George Alexander was somewhere new, all alone in front of a cross country race. He pulled away from the rest of the field in the red race at the Virginia Elite Invitational at Hanover County’s Pole Green Park, and he alone fought the wind that picked up throughout the day. He surged as he approached the three mile mark as the clock neared his PR of 15:52, crossing the line, flexing and expecting his time to be just under 15:50. The problem was, the was 5k.
“I guess I was mentally checked out,” he said. “I was ready for it to be over, and I was wondering why people were yelling at me to keep going.”
Alexander recovered and won in 16:16 with a 14-second margin over second place.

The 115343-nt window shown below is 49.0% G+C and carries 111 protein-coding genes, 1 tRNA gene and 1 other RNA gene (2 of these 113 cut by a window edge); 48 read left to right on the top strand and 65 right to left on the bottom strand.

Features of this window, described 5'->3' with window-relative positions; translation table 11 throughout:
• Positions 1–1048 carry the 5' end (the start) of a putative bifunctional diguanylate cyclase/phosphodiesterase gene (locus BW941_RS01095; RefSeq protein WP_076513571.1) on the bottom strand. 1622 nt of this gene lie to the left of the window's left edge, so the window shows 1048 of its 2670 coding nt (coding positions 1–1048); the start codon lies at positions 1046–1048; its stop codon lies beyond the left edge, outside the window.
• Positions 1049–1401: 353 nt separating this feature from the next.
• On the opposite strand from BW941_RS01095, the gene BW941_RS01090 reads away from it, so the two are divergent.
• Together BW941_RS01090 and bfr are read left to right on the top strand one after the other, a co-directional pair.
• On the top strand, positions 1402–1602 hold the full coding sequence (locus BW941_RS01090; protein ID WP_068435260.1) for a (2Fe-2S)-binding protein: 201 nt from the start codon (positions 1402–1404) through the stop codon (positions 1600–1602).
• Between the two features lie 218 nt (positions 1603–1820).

If it wasn’t for the eastern screech owl with one bad eye, I might still be unaware of the Patuxent Wildlife Research Refuge’s North Tract and its many miles of undulating dirt roads, a mere 25 minutes south of my home in Baltimore. An unseasonably hot and humid day in October 2017 resulted in a shortened run at Greenbelt Park. My wife and I had driven south on the Baltimore-Washington Parkway intent on logging 90-minute runs on Greenbelt’s principal loop and adjacent athletic fields, but the conditions exacerbated our training fatigue. We decided to cut our losses make the most of the afternoon by exploring the area.
A former West Point classmate needed a new kidney, and Dave Ashley did a blood test to see if he was a match.
After further testing, it turned out he was. But when he tried to research whether he’d be able to keep doing endurance sports, which helped him with anxiety issues resulting from deployment, he wasn’t able to find answers.
“So I really had to make this decision kind of blindly, hoping that on the other end I’d still be able to do at least some of the activities that I’m really passionate about and are therapeutic for me,” said Ashley, now 46, who lives in Arlington.